[C] [Wittrs] Re: Re: Solipsism
- From: Sean Wilson <whoooo26505@xxxxxxxxx>
- To: wittrsamr@xxxxxxxxxxxxx
- Date: Tue, 15 Feb 2011 14:40:01 -0800 (PST)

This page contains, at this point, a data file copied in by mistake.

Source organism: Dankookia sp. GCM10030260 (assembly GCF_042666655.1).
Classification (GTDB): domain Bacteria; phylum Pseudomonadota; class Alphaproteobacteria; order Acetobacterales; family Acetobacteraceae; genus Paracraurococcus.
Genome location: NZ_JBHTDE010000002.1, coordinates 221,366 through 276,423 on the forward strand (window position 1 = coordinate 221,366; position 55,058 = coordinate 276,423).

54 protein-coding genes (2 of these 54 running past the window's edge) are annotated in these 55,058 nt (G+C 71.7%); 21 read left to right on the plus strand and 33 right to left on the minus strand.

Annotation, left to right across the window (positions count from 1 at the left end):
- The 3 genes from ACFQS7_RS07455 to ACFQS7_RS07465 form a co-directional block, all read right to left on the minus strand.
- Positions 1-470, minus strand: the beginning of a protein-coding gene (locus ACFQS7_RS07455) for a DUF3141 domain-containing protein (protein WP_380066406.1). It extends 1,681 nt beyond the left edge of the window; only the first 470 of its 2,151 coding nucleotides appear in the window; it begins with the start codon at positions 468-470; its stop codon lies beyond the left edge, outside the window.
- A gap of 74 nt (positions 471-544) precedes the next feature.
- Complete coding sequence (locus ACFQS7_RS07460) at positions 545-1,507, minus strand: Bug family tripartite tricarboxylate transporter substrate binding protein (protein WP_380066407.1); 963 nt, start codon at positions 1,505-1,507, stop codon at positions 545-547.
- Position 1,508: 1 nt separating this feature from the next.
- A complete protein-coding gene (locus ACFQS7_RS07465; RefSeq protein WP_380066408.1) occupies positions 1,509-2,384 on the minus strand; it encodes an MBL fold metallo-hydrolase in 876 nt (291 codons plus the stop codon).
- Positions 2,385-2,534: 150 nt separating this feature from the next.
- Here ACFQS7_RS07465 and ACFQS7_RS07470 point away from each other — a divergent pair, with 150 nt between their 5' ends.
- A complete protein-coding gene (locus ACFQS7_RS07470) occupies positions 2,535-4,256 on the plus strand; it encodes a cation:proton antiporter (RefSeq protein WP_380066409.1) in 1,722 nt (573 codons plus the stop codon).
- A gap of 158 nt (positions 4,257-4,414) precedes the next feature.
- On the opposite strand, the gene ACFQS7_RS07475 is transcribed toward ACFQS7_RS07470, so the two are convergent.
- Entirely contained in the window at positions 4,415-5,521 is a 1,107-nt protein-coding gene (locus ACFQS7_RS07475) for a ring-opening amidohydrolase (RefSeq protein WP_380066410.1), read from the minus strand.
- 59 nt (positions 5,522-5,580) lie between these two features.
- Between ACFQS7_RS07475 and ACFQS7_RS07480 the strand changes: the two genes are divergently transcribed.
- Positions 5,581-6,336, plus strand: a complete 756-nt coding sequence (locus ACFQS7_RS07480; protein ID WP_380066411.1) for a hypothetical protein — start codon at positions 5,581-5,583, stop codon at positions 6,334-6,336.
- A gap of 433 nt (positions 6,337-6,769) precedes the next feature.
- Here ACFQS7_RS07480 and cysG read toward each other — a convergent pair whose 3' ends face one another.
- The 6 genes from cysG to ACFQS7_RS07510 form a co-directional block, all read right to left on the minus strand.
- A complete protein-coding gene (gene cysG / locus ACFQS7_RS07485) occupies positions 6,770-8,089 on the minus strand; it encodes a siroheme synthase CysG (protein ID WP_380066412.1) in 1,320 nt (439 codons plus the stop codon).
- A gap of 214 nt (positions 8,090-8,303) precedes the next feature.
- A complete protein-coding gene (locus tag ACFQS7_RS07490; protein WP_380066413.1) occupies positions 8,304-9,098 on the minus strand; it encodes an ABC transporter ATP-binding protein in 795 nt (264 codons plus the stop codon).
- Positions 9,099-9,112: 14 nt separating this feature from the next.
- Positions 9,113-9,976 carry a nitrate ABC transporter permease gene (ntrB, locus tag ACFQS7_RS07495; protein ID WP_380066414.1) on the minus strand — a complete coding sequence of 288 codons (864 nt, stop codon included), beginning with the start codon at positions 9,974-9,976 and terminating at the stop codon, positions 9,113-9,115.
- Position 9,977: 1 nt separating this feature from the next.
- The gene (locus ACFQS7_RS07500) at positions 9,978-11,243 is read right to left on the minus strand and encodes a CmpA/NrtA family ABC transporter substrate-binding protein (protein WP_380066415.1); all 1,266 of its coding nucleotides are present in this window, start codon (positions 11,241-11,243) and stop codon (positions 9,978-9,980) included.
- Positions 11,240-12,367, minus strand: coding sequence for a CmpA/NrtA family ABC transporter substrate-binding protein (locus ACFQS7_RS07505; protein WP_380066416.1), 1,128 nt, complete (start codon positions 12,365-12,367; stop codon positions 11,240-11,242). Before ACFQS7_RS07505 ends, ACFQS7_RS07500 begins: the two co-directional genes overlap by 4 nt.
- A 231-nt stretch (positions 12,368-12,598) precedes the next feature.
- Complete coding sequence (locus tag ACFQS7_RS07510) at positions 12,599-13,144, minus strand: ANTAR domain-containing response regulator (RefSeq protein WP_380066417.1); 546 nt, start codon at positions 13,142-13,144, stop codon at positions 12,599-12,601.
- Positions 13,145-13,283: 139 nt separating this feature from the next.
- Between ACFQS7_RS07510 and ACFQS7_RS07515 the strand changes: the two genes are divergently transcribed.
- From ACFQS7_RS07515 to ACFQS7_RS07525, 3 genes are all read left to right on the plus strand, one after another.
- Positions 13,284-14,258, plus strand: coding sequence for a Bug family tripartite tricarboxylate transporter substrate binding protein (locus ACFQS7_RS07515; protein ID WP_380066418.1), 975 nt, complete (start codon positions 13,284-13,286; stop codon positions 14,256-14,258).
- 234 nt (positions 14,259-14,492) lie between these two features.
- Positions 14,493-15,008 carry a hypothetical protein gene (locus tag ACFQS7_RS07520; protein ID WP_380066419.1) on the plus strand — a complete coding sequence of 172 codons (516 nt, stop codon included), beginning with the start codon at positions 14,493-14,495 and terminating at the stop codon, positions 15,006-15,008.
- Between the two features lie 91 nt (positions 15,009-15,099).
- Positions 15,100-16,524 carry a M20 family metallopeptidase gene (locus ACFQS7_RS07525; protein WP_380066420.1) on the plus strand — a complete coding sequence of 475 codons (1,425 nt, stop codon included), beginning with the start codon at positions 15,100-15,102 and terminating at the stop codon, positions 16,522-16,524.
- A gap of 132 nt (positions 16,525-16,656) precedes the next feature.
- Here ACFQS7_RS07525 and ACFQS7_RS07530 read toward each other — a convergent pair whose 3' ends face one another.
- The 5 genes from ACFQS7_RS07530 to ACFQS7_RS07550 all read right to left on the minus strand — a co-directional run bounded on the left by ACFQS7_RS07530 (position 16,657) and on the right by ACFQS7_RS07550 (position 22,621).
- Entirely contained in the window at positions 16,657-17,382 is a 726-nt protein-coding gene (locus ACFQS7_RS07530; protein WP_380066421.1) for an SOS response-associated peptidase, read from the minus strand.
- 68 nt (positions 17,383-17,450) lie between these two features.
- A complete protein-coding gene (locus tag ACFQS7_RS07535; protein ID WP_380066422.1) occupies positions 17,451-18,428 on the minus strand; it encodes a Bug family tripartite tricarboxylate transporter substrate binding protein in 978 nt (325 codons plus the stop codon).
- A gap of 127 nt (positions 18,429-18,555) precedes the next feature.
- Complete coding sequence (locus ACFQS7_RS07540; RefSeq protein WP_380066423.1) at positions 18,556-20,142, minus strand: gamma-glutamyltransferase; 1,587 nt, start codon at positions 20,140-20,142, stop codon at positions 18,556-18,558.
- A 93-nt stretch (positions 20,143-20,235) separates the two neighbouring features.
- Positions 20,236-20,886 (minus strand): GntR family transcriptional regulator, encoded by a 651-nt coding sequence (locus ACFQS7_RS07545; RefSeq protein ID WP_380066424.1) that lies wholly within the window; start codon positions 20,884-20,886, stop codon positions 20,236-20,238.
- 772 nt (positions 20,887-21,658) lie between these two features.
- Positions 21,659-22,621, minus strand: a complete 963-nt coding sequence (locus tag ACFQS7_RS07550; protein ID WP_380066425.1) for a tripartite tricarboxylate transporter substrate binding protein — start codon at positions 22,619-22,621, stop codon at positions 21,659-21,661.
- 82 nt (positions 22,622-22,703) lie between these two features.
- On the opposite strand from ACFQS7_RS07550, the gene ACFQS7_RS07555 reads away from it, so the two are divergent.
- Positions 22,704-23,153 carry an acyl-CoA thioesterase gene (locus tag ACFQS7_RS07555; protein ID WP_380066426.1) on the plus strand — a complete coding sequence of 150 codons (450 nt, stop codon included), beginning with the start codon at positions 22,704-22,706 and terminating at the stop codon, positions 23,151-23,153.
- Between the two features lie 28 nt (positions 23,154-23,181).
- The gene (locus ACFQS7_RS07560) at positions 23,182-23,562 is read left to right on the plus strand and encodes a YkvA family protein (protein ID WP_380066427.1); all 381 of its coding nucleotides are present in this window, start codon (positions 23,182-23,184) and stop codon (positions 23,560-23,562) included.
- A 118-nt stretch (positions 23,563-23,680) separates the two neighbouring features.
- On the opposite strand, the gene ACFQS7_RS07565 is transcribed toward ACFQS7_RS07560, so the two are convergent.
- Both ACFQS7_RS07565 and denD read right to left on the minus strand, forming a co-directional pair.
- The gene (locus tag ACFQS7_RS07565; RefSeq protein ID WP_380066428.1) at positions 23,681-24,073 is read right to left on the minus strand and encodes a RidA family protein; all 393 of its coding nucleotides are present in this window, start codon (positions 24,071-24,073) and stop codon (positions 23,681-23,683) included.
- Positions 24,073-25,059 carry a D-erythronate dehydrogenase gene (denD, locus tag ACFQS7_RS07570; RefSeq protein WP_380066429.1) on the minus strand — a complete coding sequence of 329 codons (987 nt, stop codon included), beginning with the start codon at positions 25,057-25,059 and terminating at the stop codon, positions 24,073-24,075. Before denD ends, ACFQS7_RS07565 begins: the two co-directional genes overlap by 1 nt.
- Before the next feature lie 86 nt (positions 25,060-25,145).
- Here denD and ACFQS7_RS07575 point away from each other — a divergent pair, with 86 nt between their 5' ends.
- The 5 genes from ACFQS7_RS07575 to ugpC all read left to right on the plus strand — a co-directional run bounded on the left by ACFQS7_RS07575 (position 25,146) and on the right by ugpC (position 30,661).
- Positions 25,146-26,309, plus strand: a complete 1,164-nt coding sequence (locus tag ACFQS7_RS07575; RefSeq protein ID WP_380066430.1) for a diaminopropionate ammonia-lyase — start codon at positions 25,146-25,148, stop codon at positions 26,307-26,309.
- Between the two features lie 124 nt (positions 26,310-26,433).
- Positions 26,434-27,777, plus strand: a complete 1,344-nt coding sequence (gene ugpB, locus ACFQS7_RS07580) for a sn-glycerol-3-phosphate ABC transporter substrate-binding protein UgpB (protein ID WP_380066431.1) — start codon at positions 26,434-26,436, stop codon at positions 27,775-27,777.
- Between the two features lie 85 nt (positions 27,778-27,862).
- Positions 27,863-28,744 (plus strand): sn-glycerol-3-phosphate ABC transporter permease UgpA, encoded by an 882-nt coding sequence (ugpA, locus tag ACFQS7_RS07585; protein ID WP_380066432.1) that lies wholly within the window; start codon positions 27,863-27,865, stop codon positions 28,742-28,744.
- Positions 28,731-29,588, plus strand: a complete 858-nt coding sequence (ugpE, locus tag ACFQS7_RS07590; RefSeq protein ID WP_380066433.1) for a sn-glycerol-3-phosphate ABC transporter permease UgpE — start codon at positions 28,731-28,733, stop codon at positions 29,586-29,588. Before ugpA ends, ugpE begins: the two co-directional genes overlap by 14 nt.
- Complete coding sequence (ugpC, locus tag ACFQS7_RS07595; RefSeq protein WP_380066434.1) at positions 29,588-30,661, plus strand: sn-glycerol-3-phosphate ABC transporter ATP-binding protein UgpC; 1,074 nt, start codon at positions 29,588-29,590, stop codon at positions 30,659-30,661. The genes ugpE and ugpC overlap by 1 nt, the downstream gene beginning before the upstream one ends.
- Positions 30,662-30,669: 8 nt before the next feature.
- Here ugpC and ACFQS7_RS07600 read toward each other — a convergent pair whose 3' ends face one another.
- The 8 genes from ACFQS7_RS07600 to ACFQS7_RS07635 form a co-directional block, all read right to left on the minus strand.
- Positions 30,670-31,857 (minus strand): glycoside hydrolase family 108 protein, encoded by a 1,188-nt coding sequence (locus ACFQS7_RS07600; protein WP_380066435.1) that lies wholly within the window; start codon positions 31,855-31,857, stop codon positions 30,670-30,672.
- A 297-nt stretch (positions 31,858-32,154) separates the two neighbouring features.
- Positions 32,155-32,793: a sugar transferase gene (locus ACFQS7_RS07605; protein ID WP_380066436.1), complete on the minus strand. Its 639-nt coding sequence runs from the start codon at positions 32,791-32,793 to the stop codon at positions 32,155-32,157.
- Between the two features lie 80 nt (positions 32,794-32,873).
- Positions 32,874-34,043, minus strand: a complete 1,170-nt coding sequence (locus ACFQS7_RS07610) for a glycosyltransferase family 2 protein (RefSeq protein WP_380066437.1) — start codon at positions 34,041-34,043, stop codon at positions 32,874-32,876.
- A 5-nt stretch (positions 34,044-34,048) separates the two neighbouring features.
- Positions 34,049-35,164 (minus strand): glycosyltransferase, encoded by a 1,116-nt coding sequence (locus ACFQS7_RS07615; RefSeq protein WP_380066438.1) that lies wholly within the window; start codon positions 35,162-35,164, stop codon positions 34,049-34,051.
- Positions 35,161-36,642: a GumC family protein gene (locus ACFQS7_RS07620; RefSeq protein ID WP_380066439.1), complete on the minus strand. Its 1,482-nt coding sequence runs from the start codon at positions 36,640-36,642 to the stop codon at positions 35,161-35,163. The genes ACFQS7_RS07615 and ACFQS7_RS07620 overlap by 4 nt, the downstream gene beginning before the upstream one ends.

... the Gospel according to Ray Monk, Page 19. All passages below the line are Monk's, except where he is quoting others, indicated by quotes. I use ALLCAPS for italics where it is meant to stress something, but not where it is for purely style reasons (e.g., a book title). =================================================================== Schopenhauer's own metaphysics is a peculiar adaption of Kant's. Like Kant, he regards the everyday world, the world of the senses, as mere appearance, but unlike Kant (who insists that noumenal reality is unknownable), he identifies as the only true reality the world of the ethical will. It is a theory that provides a metaphysical counterpart to the attitude of Karl Kraus mentioned earlier -- a philosophical justification of the view t6hat what happens inh the 'outside' world is less important than the existential, 'internal' question of 'what one is.' Schopenhauer's idealism was abandoned by Wittgenstein only when he began to study logic and was persuaded to adopt Frege's conceptual realism. Even after that, however, he rtturned to Schopenauer at a critical stage in the cmposition of the Tractatus, when he believed that he had reached a point whre idealism and realism coincide [see p. 144]. Taken to its extreme, the view that the 'internal' has priority over the 'external' becomes solipsism, the denial that there is any reality OUTSIDE oneself. Much of Wittgenstein's later philosophical thinking about the self is an attempt once and for all to put to rest the ghost of this view. Among the books that he read as a schoolboy which influenced his later development, this doctrine finds its most startling expression in Sex and Character, by Otto Weininger -------[Quoting again from page 143-144 --sw]: --------- In discussing this view of the world (the view that sees it as a limited whole) Wittgenstein adopts the Latin phrase used by Spinoza: sub specie aeternitatis ('under the form of eternity'). It is the view, not only of ethics, but also of aesthetics: "The work of art is the object seen sub specie aeternitatis; and the good life is teh world seen sub specie aeternitatis. This is the connection between art and ethics. ... The usual way of looking at things sees objects as it were from teh midst of them, the view sup specie aeternitatis from outside. .. In such a way that they have the whole world as background." These remarks show the unmistakable influence of Schopenhauer. In "The World as Will and Representation," Schopenhauer discusses, in a remarkably similar way, a form of contemplation in which we relinquish 'the ordinary way of considering things,' and 'no longer consider the where, the when, the why, and the whither in things, but simply the WHAT:' "Further we do not let abstract thought, the concepts of reason, take possession of our consciousness, but, instead of all this, devote the whole power of our mind to perception, sink ourselves completely therein, and let our whole consciousness be filled by the calm contemplation of teh natural object actually present, where it be a landscape, a tree, a rock, a crag, a building, or anything else. We LOSE ourselves entirely in this object, to use a pregnant expression ... It was this that was in Spinoza's mind when he wrote: Mens aeterna est quatenus res sub specie aeternitatis ['The mind is eternal in so far as it conceives things from the standpoint of eternity']." Whether Wittgenstein was rereading Schopenhauer in 1916, or whether he was remembering the passages that had impressed him in his youth, there is no doubt that the remarks he wrote in that year have a distinctly Schopenhauerian feel. He even adopts Schopenhauer's jargon of Wille ('will') and Vorstellung ('representation' or, sometimes, 'idea'), as in: "As my idea is the world, in the same way my will is the world-will." Wittgenstein's remarks on the will and the self are, in many ways, simply a restatement of Schopenhauer's 'Transcendental Idealism,' with its dichotomy between the 'world as idea,' the world of space and time, and the 'world as will,' the NOUMENAL, timeless, world of the self. The doctrine might be seen as the philosophical equivalent of the religious state of mind derided by Nietzsche, the morbid sensitivity to suffering which takes flight from reality into 'a merely "inner" world, a "real" world, an "eternal" world.' When this state of mind is made the basis of a philosophy it becomes solipsism, the view that THE world and MY world are one and the same thing. Thus we find Wittgenstein saying: It is true: Man IS the microcosm: I am my world. What distinguishes Wittgenstein's statement of the doctrine from Schopenhauer's is that in Wittgenstein's case it is accompanied by the proviso that, when put into words, the doctrine is, strictly speaking, nonsense: "what the solipsist MEANS is quite correct; only it cannot be SAID, but makes itself manifest." He had, he thought, reached a point where Schopenhauerian solipsism and Fregean realism were combined in the same point of view: "This is the way I have traveled: Idealism singles men out from the world as unique, solipsism singles me alone out, and at last I see that I too belong with the rest of the world, and so on the one side NOTHING is left over, and on the other side, as unique, THE WORLD. in this way idealism leads to realism if it is strictly thought out. ======================================================================== yours, done with secretarial work for the year! Regards and thanks. Dr. Sean Wilson, Esq. Assistant Professor Wright State University Personal Website: http://seanwilson.org (Subscribe: http://ludwig.squarespace.com/sworg-subscribe/ ) SSRN papers: http://ssrn.com/author=596860 New Discussion Groups! http://ludwig.squarespace.com/discussionfora/ ________________________________ From: Cayuse <z.z7@xxxxxxxxxxxx> To: wittrsamr@xxxxxxxxxxxxx Sent: Tue, February 15, 2011 12:11:26 PM Subject: [Wittrs] Re: [C] Re: Solipsism ----- Original Message ----- From: kirby urner To: wittrsamr@xxxxxxxxxxxxx Sent: Tuesday, February 15, 2011 2:49 AM Subject: [Wittrs] Re: [C] Re: Solipsism > The sense in which a self "has" (owns, is related to) experience is somewhat >without analogy -- is that what's right about solipsism? Seems to me like any sense in which a self "has" anything is worse than without analogy -- it seems indefensible given that there is no metaphysical subject (the subject is not in the world but is a limit of the world). > Might a solipsist, without claiming "omniscience" (or other super powers), >experience something called personal growth or greater awareness? > > If so, then a microcosm might be that sense of expanding into a greater self >awareness? I guess this brings me back to my original question of W's use of the word 'solipsism'. If, as the linked atricle proposes, W is using the word to imply a form of realism wherein I am the only object that has a mind, then I can understand his use of the word 'microcosm'. If, however, as I have long interpreted him (perhaps misinterpreted him), W is using the word to imply that there should be agnosticism about the prospect of anything at all existing beyond this mind, then his use of the word 'microcosm' seems inconsistent with the case he's trying to establish. Is it really the former, as the article seems to imply?